The ability to predict cancer progression may help the clinical management of patients with penile squamous cell carcinoma. We studied 22 cases of squamous cell carcinoma of the penis diagnosed between 1989 and 1998. The depth of invasion was measured from the basement membrane of the squamous epithelium to the deepest invasive cancer cells. Cancer progression was defined as the development of lymph node metastasis or distant metastasis. The mean patient age was 63 years and the mean follow-up was 28 months. Ten patients developed cancer progression. The mean depth of invasion among patients with cancer progression was 9.8 mM, as compared to the mean depth of invasion of 4.0 mM among those patients without cancer progression (P = .02). Vascular invasion was also predictive of cancer progression (P = .02). Metastases developed in the majority (6 out of 7) of cases invading more than 6 mM, but developed only in a minority (4 out of 15) of cases invading 6 mM or less. We conclude that depth of invasion and vascular invasion are significant predictors of cancer progression for penile squamous cell carcinoma.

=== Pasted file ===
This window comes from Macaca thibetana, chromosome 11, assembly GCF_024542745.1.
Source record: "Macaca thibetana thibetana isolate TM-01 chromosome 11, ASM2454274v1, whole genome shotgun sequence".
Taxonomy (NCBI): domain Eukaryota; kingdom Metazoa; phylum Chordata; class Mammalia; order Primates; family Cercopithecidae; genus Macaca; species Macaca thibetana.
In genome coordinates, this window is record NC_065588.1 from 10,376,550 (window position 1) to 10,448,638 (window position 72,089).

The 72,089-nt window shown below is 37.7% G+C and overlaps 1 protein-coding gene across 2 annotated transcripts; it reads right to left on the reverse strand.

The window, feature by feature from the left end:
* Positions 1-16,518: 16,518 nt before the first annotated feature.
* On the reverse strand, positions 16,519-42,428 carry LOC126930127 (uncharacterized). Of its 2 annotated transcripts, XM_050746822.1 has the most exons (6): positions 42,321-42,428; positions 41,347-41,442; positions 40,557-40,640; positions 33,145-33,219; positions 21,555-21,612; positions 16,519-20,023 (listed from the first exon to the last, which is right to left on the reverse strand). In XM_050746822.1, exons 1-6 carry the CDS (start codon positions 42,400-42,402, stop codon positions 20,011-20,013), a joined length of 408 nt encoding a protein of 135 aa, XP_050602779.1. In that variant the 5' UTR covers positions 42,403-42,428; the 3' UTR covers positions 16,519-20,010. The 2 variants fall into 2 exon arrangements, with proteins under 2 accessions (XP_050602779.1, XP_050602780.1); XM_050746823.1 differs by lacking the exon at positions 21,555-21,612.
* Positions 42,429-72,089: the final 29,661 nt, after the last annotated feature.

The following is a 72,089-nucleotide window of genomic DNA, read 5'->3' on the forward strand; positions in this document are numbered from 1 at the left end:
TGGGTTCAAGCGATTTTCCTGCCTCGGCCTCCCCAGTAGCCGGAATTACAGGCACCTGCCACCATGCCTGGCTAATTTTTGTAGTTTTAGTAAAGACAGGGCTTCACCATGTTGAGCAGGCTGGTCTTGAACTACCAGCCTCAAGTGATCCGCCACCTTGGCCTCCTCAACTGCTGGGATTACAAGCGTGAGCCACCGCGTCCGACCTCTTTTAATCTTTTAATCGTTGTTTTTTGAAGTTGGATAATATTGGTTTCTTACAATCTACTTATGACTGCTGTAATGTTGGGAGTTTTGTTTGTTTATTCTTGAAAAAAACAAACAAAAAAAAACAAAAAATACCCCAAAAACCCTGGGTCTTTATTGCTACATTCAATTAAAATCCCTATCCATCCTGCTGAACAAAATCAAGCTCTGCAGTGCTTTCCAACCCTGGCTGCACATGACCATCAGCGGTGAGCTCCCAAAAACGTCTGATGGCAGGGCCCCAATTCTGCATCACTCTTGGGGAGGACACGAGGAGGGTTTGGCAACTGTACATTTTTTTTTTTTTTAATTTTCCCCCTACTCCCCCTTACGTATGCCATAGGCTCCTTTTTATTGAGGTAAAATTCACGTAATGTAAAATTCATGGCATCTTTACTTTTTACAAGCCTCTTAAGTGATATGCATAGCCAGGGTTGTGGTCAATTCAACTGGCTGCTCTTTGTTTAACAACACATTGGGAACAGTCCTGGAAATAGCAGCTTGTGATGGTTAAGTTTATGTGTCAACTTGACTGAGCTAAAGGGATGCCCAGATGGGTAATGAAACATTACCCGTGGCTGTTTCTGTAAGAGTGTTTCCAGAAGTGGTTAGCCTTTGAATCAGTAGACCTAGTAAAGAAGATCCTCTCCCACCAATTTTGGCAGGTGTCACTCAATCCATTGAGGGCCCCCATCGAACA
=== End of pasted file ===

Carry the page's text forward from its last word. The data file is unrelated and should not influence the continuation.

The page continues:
- Depth of invasion
- Squamous cell carcinoma
ASJC Scopus subject areas
- Pathology and Forensic Medicine